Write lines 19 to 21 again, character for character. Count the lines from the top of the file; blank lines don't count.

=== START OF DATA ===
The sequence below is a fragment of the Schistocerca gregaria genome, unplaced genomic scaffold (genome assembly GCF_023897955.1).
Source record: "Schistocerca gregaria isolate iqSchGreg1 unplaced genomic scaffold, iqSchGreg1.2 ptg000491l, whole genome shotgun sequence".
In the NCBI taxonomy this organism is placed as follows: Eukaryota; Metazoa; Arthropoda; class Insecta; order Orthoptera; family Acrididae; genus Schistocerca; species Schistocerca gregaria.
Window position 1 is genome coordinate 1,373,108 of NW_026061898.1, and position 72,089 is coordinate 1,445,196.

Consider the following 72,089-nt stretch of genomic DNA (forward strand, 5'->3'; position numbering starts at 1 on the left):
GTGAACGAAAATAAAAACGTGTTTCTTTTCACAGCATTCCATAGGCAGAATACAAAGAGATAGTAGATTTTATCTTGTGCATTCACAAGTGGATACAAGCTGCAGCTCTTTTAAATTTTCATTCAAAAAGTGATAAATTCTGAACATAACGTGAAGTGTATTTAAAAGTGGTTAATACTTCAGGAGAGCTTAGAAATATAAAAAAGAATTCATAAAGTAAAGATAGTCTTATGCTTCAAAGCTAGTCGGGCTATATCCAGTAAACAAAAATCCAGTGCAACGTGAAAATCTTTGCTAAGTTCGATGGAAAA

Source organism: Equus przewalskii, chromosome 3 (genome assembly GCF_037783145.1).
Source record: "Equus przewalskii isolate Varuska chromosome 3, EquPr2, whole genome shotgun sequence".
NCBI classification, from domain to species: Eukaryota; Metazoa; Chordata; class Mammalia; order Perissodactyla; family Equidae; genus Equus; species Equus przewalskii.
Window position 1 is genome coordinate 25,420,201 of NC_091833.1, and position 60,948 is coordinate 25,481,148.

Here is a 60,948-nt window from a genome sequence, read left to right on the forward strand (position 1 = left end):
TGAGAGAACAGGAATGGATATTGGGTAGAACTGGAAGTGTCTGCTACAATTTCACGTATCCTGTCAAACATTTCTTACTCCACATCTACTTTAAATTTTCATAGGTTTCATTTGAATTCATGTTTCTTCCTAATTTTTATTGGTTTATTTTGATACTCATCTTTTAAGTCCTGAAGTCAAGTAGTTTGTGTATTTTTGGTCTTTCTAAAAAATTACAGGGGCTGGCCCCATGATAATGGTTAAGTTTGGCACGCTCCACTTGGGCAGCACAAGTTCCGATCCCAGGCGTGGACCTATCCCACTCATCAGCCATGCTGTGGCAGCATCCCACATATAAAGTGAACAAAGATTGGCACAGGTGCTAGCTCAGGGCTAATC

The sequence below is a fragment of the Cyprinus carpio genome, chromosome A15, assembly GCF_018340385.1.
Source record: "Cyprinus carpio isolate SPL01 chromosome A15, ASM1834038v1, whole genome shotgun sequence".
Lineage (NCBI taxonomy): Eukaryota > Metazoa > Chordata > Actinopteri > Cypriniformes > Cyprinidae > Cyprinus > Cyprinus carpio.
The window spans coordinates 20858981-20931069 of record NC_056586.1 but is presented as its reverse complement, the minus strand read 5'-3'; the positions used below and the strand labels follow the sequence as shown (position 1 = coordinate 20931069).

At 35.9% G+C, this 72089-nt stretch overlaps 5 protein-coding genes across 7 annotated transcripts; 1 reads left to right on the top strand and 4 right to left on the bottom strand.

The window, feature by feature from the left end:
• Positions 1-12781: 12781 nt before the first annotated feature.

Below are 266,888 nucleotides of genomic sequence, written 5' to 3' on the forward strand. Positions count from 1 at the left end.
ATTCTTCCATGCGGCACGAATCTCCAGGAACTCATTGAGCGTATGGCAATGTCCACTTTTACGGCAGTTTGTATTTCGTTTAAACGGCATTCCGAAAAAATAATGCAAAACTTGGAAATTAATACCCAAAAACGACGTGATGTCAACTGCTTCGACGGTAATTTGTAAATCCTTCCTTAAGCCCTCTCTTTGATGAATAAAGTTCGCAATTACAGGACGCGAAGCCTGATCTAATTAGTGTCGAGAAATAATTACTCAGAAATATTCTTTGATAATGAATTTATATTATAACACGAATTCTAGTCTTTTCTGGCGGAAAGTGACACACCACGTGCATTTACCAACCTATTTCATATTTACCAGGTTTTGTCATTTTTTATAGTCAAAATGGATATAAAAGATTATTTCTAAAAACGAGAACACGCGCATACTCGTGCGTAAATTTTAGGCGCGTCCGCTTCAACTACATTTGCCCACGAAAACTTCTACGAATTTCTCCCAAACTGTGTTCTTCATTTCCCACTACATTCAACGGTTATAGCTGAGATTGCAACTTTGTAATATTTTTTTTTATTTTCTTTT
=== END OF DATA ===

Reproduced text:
• Positions 1-12781: 12781 nt before the first annotated feature.

Below are 266,888 nucleotides of genomic sequence, written 5' to 3' on the forward strand. Positions count from 1 at the left end.
ATTCTTCCATGCGGCACGAATCTCCAGGAACTCATTGAGCGTATGGCAATGTCCACTTTTACGGCAGTTTGTATTTCGTTTAAACGGCATTCCGAAAAAATAATGCAAAACTTGGAAATTAATACCCAAAAACGACGTGATGTCAACTGCTTCGACGGTAATTTGTAAATCCTTCCTTAAGCCCTCTCTTTGATGAATAAAGTTCGCAATTACAGGACGCGAAGCCTGATCTAATTAGTGTCGAGAAATAATTACTCAGAAATATTCTTTGATAATGAATTTATATTATAACACGAATTCTAGTCTTTTCTGGCGGAAAGTGACACACCACGTGCATTTACCAACCTATTTCATATTTACCAGGTTTTGTCATTTTTTATAGTCAAAATGGATATAAAAGATTATTTCTAAAAACGAGAACACGCGCATACTCGTGCGTAAATTTTAGGCGCGTCCGCTTCAACTACATTTGCCCACGAAAACTTCTACGAATTTCTCCCAAACTGTGTTCTTCATTTCCCACTACATTCAACGGTTATAGCTGAGATTGCAACTTTGTAATATTTTTTTTTATTTTCTTTT